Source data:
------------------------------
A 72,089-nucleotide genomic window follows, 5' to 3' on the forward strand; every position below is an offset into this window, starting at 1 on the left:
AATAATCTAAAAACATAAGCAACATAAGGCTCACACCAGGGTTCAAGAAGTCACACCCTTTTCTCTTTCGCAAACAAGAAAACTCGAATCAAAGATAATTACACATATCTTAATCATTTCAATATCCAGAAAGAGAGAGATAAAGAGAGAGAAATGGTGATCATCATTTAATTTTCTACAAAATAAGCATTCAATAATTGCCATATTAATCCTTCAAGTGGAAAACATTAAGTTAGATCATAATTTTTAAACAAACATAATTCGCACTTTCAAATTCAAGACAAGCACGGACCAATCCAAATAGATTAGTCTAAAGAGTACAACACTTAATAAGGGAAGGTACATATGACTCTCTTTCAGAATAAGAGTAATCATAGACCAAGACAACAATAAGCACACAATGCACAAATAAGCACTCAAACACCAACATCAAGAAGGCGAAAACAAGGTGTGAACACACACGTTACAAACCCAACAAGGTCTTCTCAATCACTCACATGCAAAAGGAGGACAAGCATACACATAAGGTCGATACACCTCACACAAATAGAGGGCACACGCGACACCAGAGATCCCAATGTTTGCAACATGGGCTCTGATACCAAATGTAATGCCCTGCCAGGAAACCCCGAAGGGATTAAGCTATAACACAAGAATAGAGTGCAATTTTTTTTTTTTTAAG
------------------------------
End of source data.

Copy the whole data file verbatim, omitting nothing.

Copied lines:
A 72,089-nucleotide genomic window follows, 5' to 3' on the forward strand; every position below is an offset into this window, starting at 1 on the left:
AATAATCTAAAAACATAAGCAACATAAGGCTCACACCAGGGTTCAAGAAGTCACACCCTTTTCTCTTTCGCAAACAAGAAAACTCGAATCAAAGATAATTACACATATCTTAATCATTTCAATATCCAGAAAGAGAGAGATAAAGAGAGAGAAATGGTGATCATCATTTAATTTTCTACAAAATAAGCATTCAATAATTGCCATATTAATCCTTCAAGTGGAAAACATTAAGTTAGATCATAATTTTTAAACAAACATAATTCGCACTTTCAAATTCAAGACAAGCACGGACCAATCCAAATAGATTAGTCTAAAGAGTACAACACTTAATAAGGGAAGGTACATATGACTCTCTTTCAGAATAAGAGTAATCATAGACCAAGACAACAATAAGCACACAATGCACAAATAAGCACTCAAACACCAACATCAAGAAGGCGAAAACAAGGTGTGAACACACACGTTACAAACCCAACAAGGTCTTCTCAATCACTCACATGCAAAAGGAGGACAAGCATACACATAAGGTCGATACACCTCACACAAATAGAGGGCACACGCGACACCAGAGATCCCAATGTTTGCAACATGGGCTCTGATACCAAATGTAATGCCCTGCCAGGAAACCCCGAAGGGATTAAGCTATAACACAAGAATAGAGTGCAATTTTTTTTTTTTTAAG